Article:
Maintain an agile inventory

Inventory is one of the biggest challenges in e-commerce. If brands can’t provide the consumer what they want ASAP, they’ll go to another seller that can. Therefore, e-commerce retailers can build up a buffer of inventory to guard against running out of products. The problem with big inventories is that they’re extremely expensive. In fact, the annual State of Logistics Report valued the total business inventory at $2.49 billion in 2016, up from $2.47 billion in 2015. In the case of perishable items, overstocking can mean losing the merchandise altogether.

The only way for e-commerce retailers to minimize their inventory without hurting sales and service or losing merchandise is to be agile enough to respond to supply chain issues before they happen. 

Rigid operations won’t cut it — there needs to be flexibility and agility throughout the supply chain to stay competitive, including production, logistics, marketing, and supply.

The proof of this is already out there: McKinsey & Company assessed 10 supply chain capabilities in 250 companies, plotting them on a scale of one to five for agility scores. The research found that companies with more agile supply chain practices had service levels seven percentage points higher and inventory levels that were 23 days lower than their less agile peers. Similarly, research in Next Generation Supply Chains by PwC found companies rated as supply chain leaders averaged 15.3 inventory turns per year, while less-agile companies achieved only 3.8 turns.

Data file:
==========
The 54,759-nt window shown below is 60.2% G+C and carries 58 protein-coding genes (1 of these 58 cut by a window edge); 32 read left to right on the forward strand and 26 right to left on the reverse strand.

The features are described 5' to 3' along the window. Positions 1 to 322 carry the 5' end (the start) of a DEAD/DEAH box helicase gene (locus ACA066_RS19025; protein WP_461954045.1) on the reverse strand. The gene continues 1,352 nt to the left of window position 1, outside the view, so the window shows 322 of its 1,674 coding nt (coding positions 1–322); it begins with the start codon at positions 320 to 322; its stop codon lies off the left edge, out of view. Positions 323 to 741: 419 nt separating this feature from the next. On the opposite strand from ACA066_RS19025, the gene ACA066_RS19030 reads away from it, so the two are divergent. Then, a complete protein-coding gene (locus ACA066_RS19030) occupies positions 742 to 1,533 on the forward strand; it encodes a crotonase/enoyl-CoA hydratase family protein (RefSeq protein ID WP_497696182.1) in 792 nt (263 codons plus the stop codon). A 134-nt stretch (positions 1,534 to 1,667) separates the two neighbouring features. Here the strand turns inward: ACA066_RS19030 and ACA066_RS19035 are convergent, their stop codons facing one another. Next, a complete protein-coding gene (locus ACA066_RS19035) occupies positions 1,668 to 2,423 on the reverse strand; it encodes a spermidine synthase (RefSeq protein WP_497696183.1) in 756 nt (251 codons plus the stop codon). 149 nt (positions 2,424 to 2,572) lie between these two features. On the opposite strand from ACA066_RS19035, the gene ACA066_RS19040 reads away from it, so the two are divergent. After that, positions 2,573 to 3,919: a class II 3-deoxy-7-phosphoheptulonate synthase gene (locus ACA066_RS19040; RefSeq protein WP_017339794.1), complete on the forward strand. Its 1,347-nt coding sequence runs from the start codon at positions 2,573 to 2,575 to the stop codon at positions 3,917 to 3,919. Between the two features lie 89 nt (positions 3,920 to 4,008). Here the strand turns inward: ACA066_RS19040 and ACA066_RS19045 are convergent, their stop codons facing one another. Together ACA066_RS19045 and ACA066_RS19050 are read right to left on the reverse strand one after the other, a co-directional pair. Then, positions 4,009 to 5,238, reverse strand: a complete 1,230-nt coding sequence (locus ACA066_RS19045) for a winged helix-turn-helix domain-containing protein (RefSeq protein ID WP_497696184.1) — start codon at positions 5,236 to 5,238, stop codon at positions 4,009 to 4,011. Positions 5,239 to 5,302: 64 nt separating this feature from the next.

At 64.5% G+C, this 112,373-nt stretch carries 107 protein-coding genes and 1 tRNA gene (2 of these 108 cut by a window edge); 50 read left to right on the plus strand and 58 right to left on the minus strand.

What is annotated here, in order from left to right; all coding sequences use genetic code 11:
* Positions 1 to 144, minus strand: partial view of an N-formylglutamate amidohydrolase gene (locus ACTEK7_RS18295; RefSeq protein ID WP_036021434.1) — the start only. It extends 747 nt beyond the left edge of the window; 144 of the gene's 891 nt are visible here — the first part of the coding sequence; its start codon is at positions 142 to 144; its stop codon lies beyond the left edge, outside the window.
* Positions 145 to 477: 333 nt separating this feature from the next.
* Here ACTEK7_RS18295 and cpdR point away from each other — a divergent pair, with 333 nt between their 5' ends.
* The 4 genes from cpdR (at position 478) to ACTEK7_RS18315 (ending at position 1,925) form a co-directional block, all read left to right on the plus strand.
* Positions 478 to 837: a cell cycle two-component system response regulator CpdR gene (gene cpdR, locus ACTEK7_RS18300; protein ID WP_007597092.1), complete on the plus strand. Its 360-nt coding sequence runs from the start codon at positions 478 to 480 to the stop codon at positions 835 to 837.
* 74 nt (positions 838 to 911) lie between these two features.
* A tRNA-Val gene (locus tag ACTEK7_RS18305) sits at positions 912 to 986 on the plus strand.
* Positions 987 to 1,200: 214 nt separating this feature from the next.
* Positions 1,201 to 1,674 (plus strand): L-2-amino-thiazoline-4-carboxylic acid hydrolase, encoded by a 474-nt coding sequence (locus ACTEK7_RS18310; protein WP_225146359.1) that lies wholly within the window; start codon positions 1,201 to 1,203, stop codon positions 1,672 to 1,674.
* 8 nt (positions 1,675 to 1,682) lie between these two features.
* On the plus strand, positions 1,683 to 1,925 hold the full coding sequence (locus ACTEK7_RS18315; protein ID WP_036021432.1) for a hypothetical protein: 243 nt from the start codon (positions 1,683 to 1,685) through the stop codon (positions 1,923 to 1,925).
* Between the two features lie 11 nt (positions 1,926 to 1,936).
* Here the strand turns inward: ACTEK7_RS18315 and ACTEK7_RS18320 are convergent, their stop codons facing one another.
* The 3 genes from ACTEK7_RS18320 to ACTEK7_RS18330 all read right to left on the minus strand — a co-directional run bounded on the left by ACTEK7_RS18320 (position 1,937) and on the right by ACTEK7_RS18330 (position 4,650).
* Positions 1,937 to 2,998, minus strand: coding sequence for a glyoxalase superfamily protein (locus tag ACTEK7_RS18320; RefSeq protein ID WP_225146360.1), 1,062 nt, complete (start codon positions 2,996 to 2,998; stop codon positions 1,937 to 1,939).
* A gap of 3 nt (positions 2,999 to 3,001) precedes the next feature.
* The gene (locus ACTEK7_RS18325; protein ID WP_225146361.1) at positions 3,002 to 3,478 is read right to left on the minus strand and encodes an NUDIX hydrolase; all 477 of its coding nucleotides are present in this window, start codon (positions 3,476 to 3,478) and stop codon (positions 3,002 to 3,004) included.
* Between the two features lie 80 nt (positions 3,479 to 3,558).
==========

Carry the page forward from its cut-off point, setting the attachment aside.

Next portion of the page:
Open up new opportunities

It’s not all about prevention — data-driven strategy can also open up windows of opportunity in brands’ e-commerce supply chains. 

Let’s look at a situation where extreme weather is forecasted in a certain area. Data-driven supply chain systems will provide real-time alerts about expected weather conditions so suppliers can avoid routes that could be affected. But data can do more — it can assess what products are likely to be in demand as a result of the weather. What are people likely to buy before a blizzard? Extra heaters? Warm clothes? Tire chains? Board games? E-commerce brands can make sure to stock up on items relevant to affected areas. Then they can invest in a marketing campaign for those items, building brand recognition, and loyalty.

The e-commerce world is complex, dynamic, and competitive. Weather, politics, and consumer trends can and will have significant effects on the e-commerce supply chain. Data-driven supply chain strategies based on smart analytics can help navigate those challenges. By becoming agile and responsive to customer needs, e-commerce brands can not only predict and prevent problems but even turn them into business opportunities. 

Jonathan Barrett